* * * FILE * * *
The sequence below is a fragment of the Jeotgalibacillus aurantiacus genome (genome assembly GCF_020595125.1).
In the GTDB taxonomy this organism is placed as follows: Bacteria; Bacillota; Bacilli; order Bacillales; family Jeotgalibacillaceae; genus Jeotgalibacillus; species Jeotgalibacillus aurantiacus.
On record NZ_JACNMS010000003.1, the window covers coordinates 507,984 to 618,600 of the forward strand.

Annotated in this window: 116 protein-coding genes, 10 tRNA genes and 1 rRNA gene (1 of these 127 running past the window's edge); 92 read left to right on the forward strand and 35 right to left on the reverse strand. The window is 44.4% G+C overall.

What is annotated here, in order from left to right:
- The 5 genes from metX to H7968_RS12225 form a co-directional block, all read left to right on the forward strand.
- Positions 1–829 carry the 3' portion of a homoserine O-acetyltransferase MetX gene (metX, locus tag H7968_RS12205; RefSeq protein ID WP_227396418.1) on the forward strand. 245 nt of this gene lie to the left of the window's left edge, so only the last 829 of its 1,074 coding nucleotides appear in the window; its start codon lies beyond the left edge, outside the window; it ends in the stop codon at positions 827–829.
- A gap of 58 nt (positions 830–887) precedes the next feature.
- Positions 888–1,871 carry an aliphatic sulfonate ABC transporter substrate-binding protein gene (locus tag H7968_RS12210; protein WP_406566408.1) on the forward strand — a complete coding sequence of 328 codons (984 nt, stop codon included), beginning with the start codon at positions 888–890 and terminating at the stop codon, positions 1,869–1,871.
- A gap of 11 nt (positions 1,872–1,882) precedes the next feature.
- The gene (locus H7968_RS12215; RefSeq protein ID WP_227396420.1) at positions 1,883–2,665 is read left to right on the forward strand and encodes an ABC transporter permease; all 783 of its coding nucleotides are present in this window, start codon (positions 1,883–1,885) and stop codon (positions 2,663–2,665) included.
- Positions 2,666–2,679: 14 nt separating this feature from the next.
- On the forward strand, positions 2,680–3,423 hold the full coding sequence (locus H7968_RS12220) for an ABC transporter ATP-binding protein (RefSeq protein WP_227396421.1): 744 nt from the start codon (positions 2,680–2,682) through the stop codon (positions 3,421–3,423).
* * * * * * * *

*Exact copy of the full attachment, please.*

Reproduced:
The sequence below is a fragment of the Jeotgalibacillus aurantiacus genome (genome assembly GCF_020595125.1).
In the GTDB taxonomy this organism is placed as follows: Bacteria; Bacillota; Bacilli; order Bacillales; family Jeotgalibacillaceae; genus Jeotgalibacillus; species Jeotgalibacillus aurantiacus.
On record NZ_JACNMS010000003.1, the window covers coordinates 507,984 to 618,600 of the forward strand.

Annotated in this window: 116 protein-coding genes, 10 tRNA genes and 1 rRNA gene (1 of these 127 running past the window's edge); 92 read left to right on the forward strand and 35 right to left on the reverse strand. The window is 44.4% G+C overall.

What is annotated here, in order from left to right:
- The 5 genes from metX to H7968_RS12225 form a co-directional block, all read left to right on the forward strand.
- Positions 1–829 carry the 3' portion of a homoserine O-acetyltransferase MetX gene (metX, locus tag H7968_RS12205; RefSeq protein ID WP_227396418.1) on the forward strand. 245 nt of this gene lie to the left of the window's left edge, so only the last 829 of its 1,074 coding nucleotides appear in the window; its start codon lies beyond the left edge, outside the window; it ends in the stop codon at positions 827–829.
- A gap of 58 nt (positions 830–887) precedes the next feature.
- Positions 888–1,871 carry an aliphatic sulfonate ABC transporter substrate-binding protein gene (locus tag H7968_RS12210; protein WP_406566408.1) on the forward strand — a complete coding sequence of 328 codons (984 nt, stop codon included), beginning with the start codon at positions 888–890 and terminating at the stop codon, positions 1,869–1,871.
- A gap of 11 nt (positions 1,872–1,882) precedes the next feature.
- The gene (locus H7968_RS12215; RefSeq protein ID WP_227396420.1) at positions 1,883–2,665 is read left to right on the forward strand and encodes an ABC transporter permease; all 783 of its coding nucleotides are present in this window, start codon (positions 1,883–1,885) and stop codon (positions 2,663–2,665) included.
- Positions 2,666–2,679: 14 nt separating this feature from the next.
- On the forward strand, positions 2,680–3,423 hold the full coding sequence (locus H7968_RS12220) for an ABC transporter ATP-binding protein (RefSeq protein WP_227396421.1): 744 nt from the start codon (positions 2,680–2,682) through the stop codon (positions 3,421–3,423).